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Employment Law Homework Help

Employment law refers to a set of rules that govern the relationship between an employer and employees. This includes trade unions, all the employing entities, and the government. There are different employment laws, but the main ones are collective employment law and individual employment law. Collaborative employment law governs the relationship between the employer, employee, and employment union. On the other hand, Individual employment law relates to the employees' work rights and protects the work contract between an employer and the employee. Government agencies rely on employment laws in setting employment standards, which are the minimum realistic conditions under which employers and employees are allowed to work.

Employment Law in the United States

The United States Department of Labor enforces and oversees employment laws that regulate over 125 million employees and 10 million employers. These laws regulate hiring and firing employees, wages and salaries, working hours, paid time off, employee benefits, harassment, and employment discrimination, among many other employee rights and workplace layout.
The following are some of the significant federal employment laws in the U.S.
  • The Fair Labor Standards Act. This is the employment law that sets the federal minimum wage for both regular and overtime working conditions. The law also regulates child labor by 'slashing down' the number of working hours for minors.
  • The Employee Retirement Income Security Act (ERISA). This law oversees and sets standards and the requirements for pension plans.
  • The Family Medical and Family Leave Act. This act requires employers with more than 50 workers to guarantee a 12-week unpaid, job-protected leave in case of the spouse's or parents' serious illness, childbirth, childcare, or any other emergency involving either the employee or his active family member.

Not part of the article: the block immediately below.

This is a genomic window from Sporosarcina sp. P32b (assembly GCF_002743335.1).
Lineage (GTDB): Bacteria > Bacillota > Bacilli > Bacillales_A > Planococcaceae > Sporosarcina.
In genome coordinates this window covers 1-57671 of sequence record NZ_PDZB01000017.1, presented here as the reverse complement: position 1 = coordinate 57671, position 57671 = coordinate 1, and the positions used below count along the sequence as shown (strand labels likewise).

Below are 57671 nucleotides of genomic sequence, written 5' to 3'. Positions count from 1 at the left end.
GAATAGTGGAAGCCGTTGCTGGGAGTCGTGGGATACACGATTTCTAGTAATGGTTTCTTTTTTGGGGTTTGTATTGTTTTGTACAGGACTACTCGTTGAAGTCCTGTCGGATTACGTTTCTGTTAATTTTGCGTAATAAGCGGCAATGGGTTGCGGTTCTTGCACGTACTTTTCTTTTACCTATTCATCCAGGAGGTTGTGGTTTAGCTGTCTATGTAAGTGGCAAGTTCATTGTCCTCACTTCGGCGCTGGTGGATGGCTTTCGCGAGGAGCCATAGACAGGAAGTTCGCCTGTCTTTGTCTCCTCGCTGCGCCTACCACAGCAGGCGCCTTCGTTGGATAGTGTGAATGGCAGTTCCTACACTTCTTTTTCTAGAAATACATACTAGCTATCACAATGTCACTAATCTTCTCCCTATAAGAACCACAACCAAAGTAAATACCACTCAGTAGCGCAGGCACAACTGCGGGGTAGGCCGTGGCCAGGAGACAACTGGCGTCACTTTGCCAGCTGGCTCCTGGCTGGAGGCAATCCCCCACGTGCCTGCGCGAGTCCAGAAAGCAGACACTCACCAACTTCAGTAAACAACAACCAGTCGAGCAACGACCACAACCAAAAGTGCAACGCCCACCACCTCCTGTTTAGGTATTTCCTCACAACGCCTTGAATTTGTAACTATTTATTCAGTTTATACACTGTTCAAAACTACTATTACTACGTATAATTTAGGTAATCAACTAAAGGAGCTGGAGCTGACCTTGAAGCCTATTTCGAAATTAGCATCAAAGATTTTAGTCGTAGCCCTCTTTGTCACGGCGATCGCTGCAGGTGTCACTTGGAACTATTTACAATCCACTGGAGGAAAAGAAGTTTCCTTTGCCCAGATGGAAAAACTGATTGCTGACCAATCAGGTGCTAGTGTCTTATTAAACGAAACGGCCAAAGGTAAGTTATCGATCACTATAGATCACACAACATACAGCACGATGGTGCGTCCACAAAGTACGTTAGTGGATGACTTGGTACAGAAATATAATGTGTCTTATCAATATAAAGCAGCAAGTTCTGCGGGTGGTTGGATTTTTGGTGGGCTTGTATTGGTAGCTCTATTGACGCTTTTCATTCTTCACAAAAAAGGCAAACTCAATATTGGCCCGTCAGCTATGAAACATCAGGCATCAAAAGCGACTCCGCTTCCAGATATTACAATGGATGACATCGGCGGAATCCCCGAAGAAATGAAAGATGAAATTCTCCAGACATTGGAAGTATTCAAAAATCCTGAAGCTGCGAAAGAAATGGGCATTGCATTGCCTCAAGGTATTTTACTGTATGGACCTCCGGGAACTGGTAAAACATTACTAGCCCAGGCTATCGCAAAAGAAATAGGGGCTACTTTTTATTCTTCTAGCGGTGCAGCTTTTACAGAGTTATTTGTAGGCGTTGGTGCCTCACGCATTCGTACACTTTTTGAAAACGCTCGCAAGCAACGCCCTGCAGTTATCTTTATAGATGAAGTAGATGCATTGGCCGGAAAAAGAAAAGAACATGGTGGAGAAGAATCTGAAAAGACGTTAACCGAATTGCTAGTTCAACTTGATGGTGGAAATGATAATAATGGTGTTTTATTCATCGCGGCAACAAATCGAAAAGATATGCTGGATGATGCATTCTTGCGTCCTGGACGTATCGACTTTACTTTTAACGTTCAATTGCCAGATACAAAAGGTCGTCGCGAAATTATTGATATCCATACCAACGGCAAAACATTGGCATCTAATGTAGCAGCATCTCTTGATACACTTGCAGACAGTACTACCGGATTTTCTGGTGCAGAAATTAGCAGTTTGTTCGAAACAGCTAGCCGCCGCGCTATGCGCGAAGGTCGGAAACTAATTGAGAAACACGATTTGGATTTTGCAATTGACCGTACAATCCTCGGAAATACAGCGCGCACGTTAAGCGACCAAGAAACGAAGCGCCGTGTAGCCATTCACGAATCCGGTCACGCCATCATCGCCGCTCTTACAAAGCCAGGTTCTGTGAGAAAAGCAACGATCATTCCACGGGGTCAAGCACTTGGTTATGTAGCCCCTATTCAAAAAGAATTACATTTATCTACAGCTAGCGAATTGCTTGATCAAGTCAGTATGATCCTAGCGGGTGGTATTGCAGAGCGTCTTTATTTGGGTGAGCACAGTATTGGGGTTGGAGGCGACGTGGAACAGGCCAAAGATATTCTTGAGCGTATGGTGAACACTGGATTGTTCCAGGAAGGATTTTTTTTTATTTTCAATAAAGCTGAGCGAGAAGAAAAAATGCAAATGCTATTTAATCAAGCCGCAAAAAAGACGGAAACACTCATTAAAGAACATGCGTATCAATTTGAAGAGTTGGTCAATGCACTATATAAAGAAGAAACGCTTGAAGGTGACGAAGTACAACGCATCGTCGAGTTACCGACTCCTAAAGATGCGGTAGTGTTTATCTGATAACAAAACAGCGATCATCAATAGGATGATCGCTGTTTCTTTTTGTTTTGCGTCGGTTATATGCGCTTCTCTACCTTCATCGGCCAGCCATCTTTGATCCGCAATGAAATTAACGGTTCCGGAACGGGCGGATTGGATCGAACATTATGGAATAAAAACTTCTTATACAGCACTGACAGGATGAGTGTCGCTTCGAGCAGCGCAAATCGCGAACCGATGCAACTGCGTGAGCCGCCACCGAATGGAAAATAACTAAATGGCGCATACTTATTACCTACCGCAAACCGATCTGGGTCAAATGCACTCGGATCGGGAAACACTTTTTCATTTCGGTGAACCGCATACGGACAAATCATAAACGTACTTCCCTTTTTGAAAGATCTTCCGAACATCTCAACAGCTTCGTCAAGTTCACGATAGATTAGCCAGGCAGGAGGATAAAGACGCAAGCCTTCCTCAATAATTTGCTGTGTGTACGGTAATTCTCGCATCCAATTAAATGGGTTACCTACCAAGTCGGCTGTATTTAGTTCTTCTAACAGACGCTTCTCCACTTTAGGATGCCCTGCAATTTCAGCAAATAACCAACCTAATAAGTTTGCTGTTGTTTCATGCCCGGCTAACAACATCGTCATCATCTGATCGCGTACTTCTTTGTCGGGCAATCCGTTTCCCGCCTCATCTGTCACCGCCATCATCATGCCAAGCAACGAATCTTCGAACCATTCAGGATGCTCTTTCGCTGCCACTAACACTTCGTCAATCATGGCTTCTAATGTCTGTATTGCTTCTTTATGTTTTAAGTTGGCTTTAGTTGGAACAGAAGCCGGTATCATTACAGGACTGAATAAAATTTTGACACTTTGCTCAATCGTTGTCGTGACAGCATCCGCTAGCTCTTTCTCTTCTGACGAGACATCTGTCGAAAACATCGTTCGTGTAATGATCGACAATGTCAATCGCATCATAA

• Fair Labor Standards Act (FLSA): This employment act is also referred to as the "Wage and Hour Bill", and it oversees child labor laws, minimum wage, and overtime working hours.
  • The Affordable Care Act – Nursing Mothers: This is the law that requires employers to provide a private room, express milk, and adequate time for nursing employees to nurse their babies.
  • Immigration and Nationality Act (INA): This employment law outlines work permit rules and wages for non-U.S citizens who intend to work in the U.S

Employment Law in Australia

Employment laws in Australia originate from the common law, industrial instruments, and legislation by state, federal, and territorial agencies. Some of Australia's critical employment laws include; Fair Work Act 2009, Work Health and Safety Standards (WHS), National Employment Standards (NES), State and Federal anti-discrimination laws, and Privacy Act 1988.
Types of Australian Employment Laws

Fair Work Act 2009

Under Australian employment law, the Fair Work Act 2009 advocates for all employees' fair treatment and protection from discrimination in the workplace. It also ensures that the national minimum wage is adhered to according to National Employment Standards' provisions (NES).

State And Federal Anti-Discrimination Laws

This set of employment laws protect all forms of discrimination ranging from gender, age, sexual orientation, and race, among others, to employees. Its provisions are not limited to the workplace, but it protects employees from harassment or discrimination within or outside the workplace. It is Federal level legislation that addresses discrimination towards persons with disabilities as well.

Work Health And Safety Act 2011

This employment law is yet to be implemented by Commonwealth, but Australia has already implemented the WHS law model with some modifications. The model law provides for the protection of health, welfare, and the safety of all employees at a workplace and visitors, customers, and the general public that visit the workplace.

Disability Discrimination Act 1992

The Disability Discrimination Act 1992 specifies that it is an offense to discriminate against any person at the workplace on the grounds of their disability.